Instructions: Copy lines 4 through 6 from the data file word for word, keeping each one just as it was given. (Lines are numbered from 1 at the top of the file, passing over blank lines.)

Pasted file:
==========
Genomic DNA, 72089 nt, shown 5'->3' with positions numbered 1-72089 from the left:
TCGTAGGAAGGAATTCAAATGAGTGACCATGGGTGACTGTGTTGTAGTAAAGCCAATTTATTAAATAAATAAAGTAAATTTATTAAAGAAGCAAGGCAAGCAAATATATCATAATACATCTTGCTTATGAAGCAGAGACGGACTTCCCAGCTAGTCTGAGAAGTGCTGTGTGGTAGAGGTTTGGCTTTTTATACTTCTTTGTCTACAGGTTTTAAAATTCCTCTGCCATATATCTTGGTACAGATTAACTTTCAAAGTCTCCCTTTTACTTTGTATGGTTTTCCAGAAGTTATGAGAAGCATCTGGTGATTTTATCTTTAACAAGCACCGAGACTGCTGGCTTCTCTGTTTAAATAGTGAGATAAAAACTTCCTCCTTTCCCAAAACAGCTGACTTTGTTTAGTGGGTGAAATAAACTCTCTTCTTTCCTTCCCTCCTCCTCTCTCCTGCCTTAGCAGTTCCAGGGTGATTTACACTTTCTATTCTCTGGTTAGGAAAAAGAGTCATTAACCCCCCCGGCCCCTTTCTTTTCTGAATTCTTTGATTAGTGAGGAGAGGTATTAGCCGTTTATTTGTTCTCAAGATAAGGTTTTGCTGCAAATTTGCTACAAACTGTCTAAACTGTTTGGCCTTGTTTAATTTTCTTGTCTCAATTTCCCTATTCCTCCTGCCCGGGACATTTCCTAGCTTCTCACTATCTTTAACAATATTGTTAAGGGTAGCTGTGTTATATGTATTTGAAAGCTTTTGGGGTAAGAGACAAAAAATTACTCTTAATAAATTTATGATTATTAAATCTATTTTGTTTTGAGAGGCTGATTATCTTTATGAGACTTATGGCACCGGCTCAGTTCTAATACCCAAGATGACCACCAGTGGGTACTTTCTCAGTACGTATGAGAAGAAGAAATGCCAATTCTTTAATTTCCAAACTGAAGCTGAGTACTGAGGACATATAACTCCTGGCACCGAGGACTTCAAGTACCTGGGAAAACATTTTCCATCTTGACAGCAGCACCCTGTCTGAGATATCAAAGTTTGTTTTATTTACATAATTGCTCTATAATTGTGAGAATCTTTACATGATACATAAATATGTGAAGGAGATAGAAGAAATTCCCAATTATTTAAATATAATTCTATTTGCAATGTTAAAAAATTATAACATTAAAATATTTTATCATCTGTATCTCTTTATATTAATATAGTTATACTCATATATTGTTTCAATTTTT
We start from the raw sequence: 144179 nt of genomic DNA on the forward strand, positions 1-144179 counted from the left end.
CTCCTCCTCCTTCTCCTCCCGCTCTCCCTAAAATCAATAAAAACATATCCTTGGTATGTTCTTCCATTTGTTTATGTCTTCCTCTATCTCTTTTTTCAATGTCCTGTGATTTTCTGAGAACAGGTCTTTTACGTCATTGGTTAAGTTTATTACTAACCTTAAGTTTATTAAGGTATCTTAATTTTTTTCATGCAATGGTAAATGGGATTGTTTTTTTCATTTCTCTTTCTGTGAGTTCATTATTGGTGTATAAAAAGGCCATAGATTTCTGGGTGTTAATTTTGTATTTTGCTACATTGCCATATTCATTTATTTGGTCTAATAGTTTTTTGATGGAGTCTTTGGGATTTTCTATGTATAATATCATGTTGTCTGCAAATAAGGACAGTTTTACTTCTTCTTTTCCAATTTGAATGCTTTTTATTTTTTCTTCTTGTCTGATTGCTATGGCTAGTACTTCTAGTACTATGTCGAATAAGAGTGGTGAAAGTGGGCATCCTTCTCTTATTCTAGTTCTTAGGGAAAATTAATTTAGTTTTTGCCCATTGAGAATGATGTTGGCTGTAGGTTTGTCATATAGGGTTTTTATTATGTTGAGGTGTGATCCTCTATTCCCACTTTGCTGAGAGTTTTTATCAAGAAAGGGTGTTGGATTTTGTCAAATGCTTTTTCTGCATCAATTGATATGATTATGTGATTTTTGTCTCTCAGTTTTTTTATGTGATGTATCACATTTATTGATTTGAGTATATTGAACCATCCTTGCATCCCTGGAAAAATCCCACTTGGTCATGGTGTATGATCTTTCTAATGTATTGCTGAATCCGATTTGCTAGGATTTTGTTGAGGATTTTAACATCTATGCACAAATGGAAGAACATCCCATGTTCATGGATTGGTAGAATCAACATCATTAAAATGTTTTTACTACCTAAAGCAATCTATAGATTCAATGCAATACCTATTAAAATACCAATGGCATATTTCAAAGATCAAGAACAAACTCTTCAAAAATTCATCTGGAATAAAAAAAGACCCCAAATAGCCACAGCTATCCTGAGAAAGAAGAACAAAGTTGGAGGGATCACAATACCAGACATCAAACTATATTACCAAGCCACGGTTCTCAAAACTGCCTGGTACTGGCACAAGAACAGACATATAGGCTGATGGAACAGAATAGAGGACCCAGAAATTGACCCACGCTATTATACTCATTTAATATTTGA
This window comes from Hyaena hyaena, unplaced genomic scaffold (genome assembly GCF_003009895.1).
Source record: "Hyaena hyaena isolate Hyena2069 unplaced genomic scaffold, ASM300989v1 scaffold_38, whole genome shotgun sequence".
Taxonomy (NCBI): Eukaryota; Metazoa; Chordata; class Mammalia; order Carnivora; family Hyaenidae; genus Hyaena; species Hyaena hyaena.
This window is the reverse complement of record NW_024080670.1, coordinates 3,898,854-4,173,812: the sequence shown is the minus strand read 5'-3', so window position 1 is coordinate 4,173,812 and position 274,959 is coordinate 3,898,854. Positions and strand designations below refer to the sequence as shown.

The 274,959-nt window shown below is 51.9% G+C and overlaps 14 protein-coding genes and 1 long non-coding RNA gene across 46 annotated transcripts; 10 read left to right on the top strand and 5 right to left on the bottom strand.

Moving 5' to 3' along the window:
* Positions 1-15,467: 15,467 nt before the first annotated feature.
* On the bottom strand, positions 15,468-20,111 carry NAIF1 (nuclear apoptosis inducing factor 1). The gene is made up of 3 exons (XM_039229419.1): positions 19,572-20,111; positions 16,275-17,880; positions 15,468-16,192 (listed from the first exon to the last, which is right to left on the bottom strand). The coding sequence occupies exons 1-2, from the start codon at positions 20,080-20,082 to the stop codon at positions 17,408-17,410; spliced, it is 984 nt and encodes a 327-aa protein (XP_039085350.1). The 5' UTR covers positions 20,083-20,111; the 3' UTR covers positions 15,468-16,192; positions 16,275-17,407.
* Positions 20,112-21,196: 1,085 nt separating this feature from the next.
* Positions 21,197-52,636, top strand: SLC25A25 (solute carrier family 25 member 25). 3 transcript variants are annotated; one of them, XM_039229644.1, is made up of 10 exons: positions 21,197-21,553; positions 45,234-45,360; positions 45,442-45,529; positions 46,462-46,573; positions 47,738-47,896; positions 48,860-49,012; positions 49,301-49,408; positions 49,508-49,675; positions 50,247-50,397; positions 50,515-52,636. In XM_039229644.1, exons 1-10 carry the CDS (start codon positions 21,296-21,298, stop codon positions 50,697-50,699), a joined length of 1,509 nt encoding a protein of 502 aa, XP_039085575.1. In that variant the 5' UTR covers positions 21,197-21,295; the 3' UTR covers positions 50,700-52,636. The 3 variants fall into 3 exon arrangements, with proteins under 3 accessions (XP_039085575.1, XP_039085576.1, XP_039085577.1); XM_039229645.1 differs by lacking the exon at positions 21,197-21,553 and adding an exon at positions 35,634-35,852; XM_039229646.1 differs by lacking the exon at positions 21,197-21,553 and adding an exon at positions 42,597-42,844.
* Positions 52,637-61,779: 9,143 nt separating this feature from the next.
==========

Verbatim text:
CTCCTCCTCCTTCTCCTCCCGCTCTCCCTAAAATCAATAAAAACATATCCTTGGTATGTTCTTCCATTTGTTTATGTCTTCCTCTATCTCTTTTTTCAATGTCCTGTGATTTTCTGAGAACAGGTCTTTTACGTCATTGGTTAAGTTTATTACTAACCTTAAGTTTATTAAGGTATCTTAATTTTTTTCATGCAATGGTAAATGGGATTGTTTTTTTCATTTCTCTTTCTGTGAGTTCATTATTGGTGTATAAAAAGGCCATAGATTTCTGGGTGTTAATTTTGTATTTTGCTACATTGCCATATTCATTTATTTGGTCTAATAGTTTTTTGATGGAGTCTTTGGGATTTTCTATGTATAATATCATGTTGTCTGCAAATAAGGACAGTTTTACTTCTTCTTTTCCAATTTGAATGCTTTTTATTTTTTCTTCTTGTCTGATTGCTATGGCTAGTACTTCTAGTACTATGTCGAATAAGAGTGGTGAAAGTGGGCATCCTTCTCTTATTCTAGTTCTTAGGGAAAATTAATTTAGTTTTTGCCCATTGAGAATGATGTTGGCTGTAGGTTTGTCATATAGGGTTTTTATTATGTTGAGGTGTGATCCTCTATTCCCACTTTGCTGAGAGTTTTTATCAAGAAAGGGTGTTGGATTTTGTCAAATGCTTTTTCTGCATCAATTGATATGATTATGTGATTTTTGTCTCTCAGTTTTTTTATGTGATGTATCACATTTATTGATTTGAGTATATTGAACCATCCTTGCATCCCTGGAAAAATCCCACTTGGTCATGGTGTATGATCTTTCTAATGTATTGCTGAATCCGATTTGCTAGGATTTTGTTGAGGATTTTAACATCTATGCACAAATGGAAGAACATCCCATGTTCATGGATTGGTAGAATCAACATCATTAAAATGTTTTTACTACCTAAAGCAATCTATAGATTCAATGCAATACCTATTAAAATACCAATGGCATATTTCAAAGATCAAGAACAAACTCTTCAAAAATTCATCTGGAATAAAAAAAGACCCCAAATAGCCACAGCTATCCTGAGAAAGAAGAACAAAGTTGGAGGGATCACAATACCAGACATCAAACTATATTACCAAGCCACGGTTCTCAAAACTGCCTGGTACTGGCACAAGAACAGACATATAGGCTGATGGAACAGAATAGAGGACCCAGAAATTGACCCACGCTATTATACTCATTTAATATTTGA
This window comes from Hyaena hyaena, unplaced genomic scaffold (genome assembly GCF_003009895.1).
Source record: "Hyaena hyaena isolate Hyena2069 unplaced genomic scaffold, ASM300989v1 scaffold_38, whole genome shotgun sequence".